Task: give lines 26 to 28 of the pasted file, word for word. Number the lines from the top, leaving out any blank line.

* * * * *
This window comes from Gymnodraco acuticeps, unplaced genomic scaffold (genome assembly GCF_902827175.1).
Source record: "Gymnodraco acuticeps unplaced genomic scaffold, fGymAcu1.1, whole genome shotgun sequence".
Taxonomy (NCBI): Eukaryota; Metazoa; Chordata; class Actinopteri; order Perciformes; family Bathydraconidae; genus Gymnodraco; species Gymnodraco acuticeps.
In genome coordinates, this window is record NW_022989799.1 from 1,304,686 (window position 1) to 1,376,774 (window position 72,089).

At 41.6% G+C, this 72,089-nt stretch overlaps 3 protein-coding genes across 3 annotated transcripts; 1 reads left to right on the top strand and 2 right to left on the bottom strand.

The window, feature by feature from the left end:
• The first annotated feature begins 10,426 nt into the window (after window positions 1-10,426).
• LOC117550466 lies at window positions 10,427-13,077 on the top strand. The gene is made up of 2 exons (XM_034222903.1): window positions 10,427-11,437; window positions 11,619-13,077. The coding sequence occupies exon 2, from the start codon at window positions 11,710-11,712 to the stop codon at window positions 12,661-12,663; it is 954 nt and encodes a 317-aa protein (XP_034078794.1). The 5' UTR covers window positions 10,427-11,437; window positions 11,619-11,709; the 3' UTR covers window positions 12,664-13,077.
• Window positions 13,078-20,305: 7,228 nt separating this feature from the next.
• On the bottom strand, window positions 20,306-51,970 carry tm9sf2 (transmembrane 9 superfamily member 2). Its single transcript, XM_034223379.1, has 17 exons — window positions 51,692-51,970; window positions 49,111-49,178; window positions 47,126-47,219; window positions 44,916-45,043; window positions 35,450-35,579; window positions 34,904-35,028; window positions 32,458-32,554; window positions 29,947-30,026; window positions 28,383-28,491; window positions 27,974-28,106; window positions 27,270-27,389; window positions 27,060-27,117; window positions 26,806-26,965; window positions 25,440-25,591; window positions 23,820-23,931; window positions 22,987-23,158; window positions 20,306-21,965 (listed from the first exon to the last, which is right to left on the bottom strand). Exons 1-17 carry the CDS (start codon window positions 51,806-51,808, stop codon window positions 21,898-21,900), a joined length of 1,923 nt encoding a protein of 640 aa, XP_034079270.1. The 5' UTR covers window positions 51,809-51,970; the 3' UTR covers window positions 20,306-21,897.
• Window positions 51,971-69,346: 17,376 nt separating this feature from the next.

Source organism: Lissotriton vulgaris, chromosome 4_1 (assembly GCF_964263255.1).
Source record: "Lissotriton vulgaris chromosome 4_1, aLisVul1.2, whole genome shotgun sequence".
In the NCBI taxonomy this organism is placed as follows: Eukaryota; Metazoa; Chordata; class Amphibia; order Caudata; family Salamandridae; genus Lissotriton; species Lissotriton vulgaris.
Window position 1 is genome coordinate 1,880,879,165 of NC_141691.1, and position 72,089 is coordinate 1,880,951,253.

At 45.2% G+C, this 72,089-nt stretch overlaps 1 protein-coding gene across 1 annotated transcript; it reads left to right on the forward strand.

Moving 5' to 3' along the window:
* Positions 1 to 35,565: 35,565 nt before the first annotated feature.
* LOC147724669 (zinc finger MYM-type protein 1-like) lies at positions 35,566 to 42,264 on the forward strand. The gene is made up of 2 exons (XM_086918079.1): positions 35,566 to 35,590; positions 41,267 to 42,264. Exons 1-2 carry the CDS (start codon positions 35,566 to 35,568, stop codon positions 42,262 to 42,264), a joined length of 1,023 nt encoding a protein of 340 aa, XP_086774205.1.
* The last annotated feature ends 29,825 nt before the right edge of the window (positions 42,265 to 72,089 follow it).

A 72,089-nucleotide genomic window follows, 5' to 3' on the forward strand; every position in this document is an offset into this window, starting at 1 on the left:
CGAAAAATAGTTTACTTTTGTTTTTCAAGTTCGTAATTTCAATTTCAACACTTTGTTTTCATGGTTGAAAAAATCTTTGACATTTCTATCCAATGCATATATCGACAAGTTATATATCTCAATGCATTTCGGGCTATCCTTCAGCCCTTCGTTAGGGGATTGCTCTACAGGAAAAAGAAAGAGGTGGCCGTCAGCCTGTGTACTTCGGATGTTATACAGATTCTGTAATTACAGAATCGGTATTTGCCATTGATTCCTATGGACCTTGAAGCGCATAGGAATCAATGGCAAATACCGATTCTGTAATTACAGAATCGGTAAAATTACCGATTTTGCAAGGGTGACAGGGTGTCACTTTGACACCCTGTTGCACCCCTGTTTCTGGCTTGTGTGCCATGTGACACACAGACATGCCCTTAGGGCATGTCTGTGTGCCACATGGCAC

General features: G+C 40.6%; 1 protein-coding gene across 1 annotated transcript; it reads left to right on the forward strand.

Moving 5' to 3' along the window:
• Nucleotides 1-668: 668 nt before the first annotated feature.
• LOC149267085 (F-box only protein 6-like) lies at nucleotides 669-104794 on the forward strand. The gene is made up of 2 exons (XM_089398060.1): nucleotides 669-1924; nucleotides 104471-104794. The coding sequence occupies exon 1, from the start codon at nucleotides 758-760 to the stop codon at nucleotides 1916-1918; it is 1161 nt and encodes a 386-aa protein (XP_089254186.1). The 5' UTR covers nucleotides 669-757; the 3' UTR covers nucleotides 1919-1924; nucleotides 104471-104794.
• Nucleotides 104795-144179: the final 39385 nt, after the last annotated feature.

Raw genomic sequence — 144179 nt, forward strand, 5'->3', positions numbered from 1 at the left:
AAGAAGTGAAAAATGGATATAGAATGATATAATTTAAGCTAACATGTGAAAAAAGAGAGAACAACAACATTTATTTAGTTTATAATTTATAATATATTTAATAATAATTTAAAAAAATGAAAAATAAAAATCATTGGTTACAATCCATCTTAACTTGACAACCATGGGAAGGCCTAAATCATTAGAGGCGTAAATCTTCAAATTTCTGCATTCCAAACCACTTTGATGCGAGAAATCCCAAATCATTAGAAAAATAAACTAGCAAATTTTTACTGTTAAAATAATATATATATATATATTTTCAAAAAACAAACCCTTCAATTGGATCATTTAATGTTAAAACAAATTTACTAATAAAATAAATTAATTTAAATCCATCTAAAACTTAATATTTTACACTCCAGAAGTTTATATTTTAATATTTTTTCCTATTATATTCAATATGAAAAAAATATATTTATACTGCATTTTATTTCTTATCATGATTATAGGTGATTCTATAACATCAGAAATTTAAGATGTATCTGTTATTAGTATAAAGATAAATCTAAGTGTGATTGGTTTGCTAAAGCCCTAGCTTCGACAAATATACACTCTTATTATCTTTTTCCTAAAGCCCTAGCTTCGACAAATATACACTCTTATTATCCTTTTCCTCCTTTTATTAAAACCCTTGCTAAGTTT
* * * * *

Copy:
• LOC149267085 (F-box only protein 6-like) lies at nucleotides 669-104794 on the forward strand. The gene is made up of 2 exons (XM_089398060.1): nucleotides 669-1924; nucleotides 104471-104794. The coding sequence occupies exon 1, from the start codon at nucleotides 758-760 to the stop codon at nucleotides 1916-1918; it is 1161 nt and encodes a 386-aa protein (XP_089254186.1). The 5' UTR covers nucleotides 669-757; the 3' UTR covers nucleotides 1919-1924; nucleotides 104471-104794.
• Nucleotides 104795-144179: the final 39385 nt, after the last annotated feature.

Raw genomic sequence — 144179 nt, forward strand, 5'->3', positions numbered from 1 at the left: